After years of weigh, the federal government says it will implement new safety regulations in two years that are aligned with U.S. essays to tackle fatigue among truck and bus drivers.
Drivers will be demanded to electronically record their hours on the road, says Transport Canada, characterizing a change from the mandatory per logs that have been in use since the 1930s.
The balances would cover cross-border and interprovincial travel and should be in place when correspond to rules in the U.S. come into force in late 2017, Transport Canada states.
The changes will be “operationally feasible for the industry” and aligned as much as achievable with provinces and the U.S., said Transport Canada spokeswoman Natasha Gauthier.
“The specialized specifications and standards for electronic logging device (ELD) technology may differ slight between the U.S. and Canada, but should not be necessarily inconsistent,” she wrote in an email.
Ottawa old-fogeyish to act
In making the changes, the Liberal government is following through on a commitment made endure year by former transport minister Lisa Raitt. But the Conservatives did not set a timeline.
Vigour players have been frustrated by how long it has taken Ottawa to mutation the regulations.
“We have been talking about this for 10 years,” express Motor Coach Canada CEO Doug Switzer.
“Ironically, the industry desire like to see regulations on these kinds of things and it’s the government that is draggling their feet on it.”
Once implemented, commercial truck and bus drivers bequeath be required to record their hours behind the wheel with hallmarks that automatically record driving time by monitoring engine hours, conduit movement, kilometres driven and location information.
Saves lives and loot
The devices are estimated by the U.S. Federal Motor Carrier Safety Administration to annually put aside $1 billion US in administrative costs, about 26 lives and bar 562 injuries. Similar Canadian figures weren’t available.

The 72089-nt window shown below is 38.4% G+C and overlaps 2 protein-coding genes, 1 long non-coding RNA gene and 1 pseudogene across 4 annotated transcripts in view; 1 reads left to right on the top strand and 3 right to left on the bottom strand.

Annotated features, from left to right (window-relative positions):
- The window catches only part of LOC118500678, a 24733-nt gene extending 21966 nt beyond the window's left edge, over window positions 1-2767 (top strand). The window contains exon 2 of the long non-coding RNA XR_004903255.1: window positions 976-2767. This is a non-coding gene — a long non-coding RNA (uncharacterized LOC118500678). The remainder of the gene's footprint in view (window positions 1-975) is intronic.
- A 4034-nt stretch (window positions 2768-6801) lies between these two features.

The entities also make it easier for provincial officials monitoring compliance and should oration concerns that handwritten forms could be doctored.
The Canadian Stock Alliance says the move towards electronic logs will introduce the industry into the 21st century.
“Our industry shares its workplace with the available more than any of the other mode of transportation, yet the enforcement community is relying upon an archaic, outdated way of audit and enforcing what is arguably the most important safety rule,” estimated president David Bradley.
The devices, which yment an average of a couple of thousand dollars depending on type of unit, hunt down hours on the road and rest periods to help com nies to better watch over their fleet.
Truckers and bus drivers can be behind the wheel for up to 13 hours in a day but requisite be off-duty for 10 hours, eight of which must be consecutive.
Bradley reported about half of Canadian trucks have or are in the process of installing electronic charges.
TransForce, one of North America’s largest trucking com nies, said the ap ratus are already installed in all of its big fleets in the U.S.
“It’s just the small guys that are not get ready yet but they will have to get ready for the end of 2017,” CEO Alain Bedard told analysts during a talk call Friday.
There is general acceptance among drivers, be revenged though privacy concerns have been raised because the electronic ruses allow com nies to track their every move, says Leo Laliberte, subsidiary director of the freight division of Teamsters Canada, which represents nearby 25,000 truckers in the country.
Canada’s unique challenges for truckers
In above moreover to reducing fatigue, the devices and anti-harassment provisions in U.S. regulations protect women from being forced by com nies facing driver shortages to function longer hours, he said.
Laliberte said the regulations in Canada should lampoon into account the country’s unique challenges, including longer tours distances and fewer rest stops com red to the U.S.
“In Canada, you’ve got to plan find agreeable five hours ahead to make sure that you’ll be at a truck clog up when your machine is going to tell you you won’t have any more hours,” he voiced.
Joanne Ritchie, executive director of the Owner-Operator’s Business Association of Canada, weighted small fleet owners also aren’t opposed to the adoption of new technology but fancy a voluntary system that includes incentives.